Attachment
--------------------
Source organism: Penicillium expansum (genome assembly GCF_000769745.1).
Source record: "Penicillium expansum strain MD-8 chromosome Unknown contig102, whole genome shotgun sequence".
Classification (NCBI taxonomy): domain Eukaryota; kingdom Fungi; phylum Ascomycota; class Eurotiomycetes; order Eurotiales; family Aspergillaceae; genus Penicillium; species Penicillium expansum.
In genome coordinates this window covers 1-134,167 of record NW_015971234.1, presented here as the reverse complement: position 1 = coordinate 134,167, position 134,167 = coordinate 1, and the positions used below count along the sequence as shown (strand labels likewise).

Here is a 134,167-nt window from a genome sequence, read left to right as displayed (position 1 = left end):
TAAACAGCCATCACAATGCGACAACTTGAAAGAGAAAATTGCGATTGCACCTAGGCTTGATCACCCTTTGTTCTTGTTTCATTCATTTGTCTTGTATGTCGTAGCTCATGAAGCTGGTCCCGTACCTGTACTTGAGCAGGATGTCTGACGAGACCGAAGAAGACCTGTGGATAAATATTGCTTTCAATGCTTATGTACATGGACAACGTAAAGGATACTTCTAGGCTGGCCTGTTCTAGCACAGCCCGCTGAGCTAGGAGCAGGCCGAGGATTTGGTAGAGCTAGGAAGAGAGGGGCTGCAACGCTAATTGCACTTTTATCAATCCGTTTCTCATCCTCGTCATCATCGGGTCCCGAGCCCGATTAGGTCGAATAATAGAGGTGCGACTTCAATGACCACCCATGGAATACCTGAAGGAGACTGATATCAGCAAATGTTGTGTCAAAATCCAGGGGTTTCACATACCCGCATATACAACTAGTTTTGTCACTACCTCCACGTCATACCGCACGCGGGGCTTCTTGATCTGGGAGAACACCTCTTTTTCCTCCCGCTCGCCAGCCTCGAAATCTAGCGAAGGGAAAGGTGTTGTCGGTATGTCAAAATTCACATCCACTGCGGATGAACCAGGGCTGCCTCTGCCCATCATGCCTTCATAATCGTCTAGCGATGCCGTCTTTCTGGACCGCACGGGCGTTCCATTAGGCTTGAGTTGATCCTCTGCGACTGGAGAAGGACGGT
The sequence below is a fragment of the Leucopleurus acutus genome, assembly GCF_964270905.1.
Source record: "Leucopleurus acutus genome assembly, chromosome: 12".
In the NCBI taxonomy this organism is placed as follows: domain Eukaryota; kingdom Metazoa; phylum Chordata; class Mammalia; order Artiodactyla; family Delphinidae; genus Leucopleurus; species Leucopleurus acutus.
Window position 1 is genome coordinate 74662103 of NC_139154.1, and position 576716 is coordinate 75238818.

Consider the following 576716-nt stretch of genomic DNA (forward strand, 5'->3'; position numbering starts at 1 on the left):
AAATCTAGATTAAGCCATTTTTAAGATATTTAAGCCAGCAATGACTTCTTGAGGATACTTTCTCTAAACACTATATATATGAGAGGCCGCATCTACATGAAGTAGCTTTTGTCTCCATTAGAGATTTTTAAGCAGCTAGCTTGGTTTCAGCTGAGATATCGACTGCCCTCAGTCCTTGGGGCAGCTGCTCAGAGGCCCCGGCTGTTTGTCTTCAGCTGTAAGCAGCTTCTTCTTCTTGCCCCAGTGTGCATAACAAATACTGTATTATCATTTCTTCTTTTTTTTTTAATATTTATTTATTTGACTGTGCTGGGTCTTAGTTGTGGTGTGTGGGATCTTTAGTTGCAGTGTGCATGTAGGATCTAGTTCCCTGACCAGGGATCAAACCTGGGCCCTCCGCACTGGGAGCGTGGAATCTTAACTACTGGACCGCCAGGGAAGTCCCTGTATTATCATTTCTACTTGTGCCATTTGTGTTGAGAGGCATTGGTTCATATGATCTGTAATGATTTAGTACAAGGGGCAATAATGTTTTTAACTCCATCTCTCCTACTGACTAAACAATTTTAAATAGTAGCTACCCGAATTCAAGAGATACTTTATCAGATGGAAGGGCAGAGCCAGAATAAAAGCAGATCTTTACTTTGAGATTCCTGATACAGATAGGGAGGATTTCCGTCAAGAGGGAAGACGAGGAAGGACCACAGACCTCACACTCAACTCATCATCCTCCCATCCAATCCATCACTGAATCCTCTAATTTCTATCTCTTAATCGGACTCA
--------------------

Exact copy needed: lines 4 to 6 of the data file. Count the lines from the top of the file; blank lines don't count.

In genome coordinates this window covers 1-134,167 of record NW_015971234.1, presented here as the reverse complement: position 1 = coordinate 134,167, position 134,167 = coordinate 1, and the positions used below count along the sequence as shown (strand labels likewise).

Here is a 134,167-nt window from a genome sequence, read left to right as displayed (position 1 = left end):
TAAACAGCCATCACAATGCGACAACTTGAAAGAGAAAATTGCGATTGCACCTAGGCTTGATCACCCTTTGTTCTTGTTTCATTCATTTGTCTTGTATGTCGTAGCTCATGAAGCTGGTCCCGTACCTGTACTTGAGCAGGATGTCTGACGAGACCGAAGAAGACCTGTGGATAAATATTGCTTTCAATGCTTATGTACATGGACAACGTAAAGGATACTTCTAGGCTGGCCTGTTCTAGCACAGCCCGCTGAGCTAGGAGCAGGCCGAGGATTTGGTAGAGCTAGGAAGAGAGGGGCTGCAACGCTAATTGCACTTTTATCAATCCGTTTCTCATCCTCGTCATCATCGGGTCCCGAGCCCGATTAGGTCGAATAATAGAGGTGCGACTTCAATGACCACCCATGGAATACCTGAAGGAGACTGATATCAGCAAATGTTGTGTCAAAATCCAGGGGTTTCACATACCCGCATATACAACTAGTTTTGTCACTACCTCCACGTCATACCGCACGCGGGGCTTCTTGATCTGGGAGAACACCTCTTTTTCCTCCCGCTCGCCAGCCTCGAAATCTAGCGAAGGGAAAGGTGTTGTCGGTATGTCAAAATTCACATCCACTGCGGATGAACCAGGGCTGCCTCTGCCCATCATGCCTTCATAATCGTCTAGCGATGCCGTCTTTCTGGACCGCACGGGCGTTCCATTAGGCTTGAGTTGATCCTCTGCGACTGGAGAAGGACGGT